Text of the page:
Learning in Bangladesh

The government has made primary education both compulsory and free of charge for the first eight years. Primary education begins at age six and lasts for five years. Secondary education begins at age eleven. It lasts for seven years, with a first cycle of five years and a second cycle of two years. At least one-third of all children, however, are not enrolled in school.

 For families that can afford it, private schooling is an option. Secondary schools charge fees for tuition, books and supplies. Secondary schools and colleges in the private sector vastly outnumber government institutions.

The literacy rate in Bangladesh is low and the government has undertaken an adult literacy program to eradicate illiteracy by the year 2000.

 Life in the countryside can be a struggle and families often need every available pair of hands to help out. Education of both boys and girls is encouraged. Rural girls, who may be expected to care for younger siblings, however, are less likely to attend school than boys. In urban areas, girls receive more encouragement to get an education.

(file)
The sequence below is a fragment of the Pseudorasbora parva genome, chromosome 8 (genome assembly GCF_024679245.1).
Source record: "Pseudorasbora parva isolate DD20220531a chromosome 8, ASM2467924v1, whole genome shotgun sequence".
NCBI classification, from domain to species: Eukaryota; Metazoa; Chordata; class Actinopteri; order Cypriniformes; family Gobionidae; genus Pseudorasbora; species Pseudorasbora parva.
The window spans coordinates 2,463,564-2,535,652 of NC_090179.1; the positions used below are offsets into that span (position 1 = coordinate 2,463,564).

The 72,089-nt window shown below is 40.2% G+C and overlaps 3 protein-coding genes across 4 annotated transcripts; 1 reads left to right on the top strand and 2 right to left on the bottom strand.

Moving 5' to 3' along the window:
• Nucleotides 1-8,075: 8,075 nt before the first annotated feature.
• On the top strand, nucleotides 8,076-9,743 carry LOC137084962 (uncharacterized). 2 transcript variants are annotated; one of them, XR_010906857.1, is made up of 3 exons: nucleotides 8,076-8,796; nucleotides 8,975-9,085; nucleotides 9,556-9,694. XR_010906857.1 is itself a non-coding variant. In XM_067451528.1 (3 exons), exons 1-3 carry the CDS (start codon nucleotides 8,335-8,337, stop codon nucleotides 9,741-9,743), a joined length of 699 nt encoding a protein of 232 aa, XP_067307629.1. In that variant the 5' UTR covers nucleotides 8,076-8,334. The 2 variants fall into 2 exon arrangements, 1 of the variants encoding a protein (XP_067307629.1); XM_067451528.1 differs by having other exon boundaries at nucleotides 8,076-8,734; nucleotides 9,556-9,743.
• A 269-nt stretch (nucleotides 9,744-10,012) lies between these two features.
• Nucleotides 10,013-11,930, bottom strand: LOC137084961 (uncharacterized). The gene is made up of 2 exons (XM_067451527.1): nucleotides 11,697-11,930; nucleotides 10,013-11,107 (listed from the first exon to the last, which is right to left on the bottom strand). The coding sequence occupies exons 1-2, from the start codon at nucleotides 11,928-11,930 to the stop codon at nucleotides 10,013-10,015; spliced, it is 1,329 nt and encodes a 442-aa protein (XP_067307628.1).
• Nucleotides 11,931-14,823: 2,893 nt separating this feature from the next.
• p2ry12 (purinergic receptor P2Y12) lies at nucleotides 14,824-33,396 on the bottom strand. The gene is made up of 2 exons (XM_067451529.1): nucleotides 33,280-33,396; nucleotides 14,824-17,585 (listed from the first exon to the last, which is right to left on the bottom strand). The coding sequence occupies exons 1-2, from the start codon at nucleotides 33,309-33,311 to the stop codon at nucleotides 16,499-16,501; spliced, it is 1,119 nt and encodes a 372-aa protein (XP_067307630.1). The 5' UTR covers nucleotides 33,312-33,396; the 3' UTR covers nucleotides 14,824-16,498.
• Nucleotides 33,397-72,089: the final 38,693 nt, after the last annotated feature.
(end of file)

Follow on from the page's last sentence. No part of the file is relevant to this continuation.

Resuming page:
Did you know? 

Probably nowhere in the world do students play such a pivotal role in the politics of a country as the students of Bangladesh. They participated fully in the war of liberation in 1921. 


Bangladesh has about 31,700 elementary and high schools. Instruction at these schools, colleges and universities is in Bangla and English.

 There are many universities in Bangladesh. The two largest are the University of Dhaka, founded in 1921 and the Bangladesh University of Engineering and Technology, founded in 1962.

 There are 170 colleges and technical schools. Colleges include the Bangladesh College of Textile Technology. Recent figures put the country's combined college and university enrollment at 500,000. Academics and scholars from Bangladesh work at institutions around the world.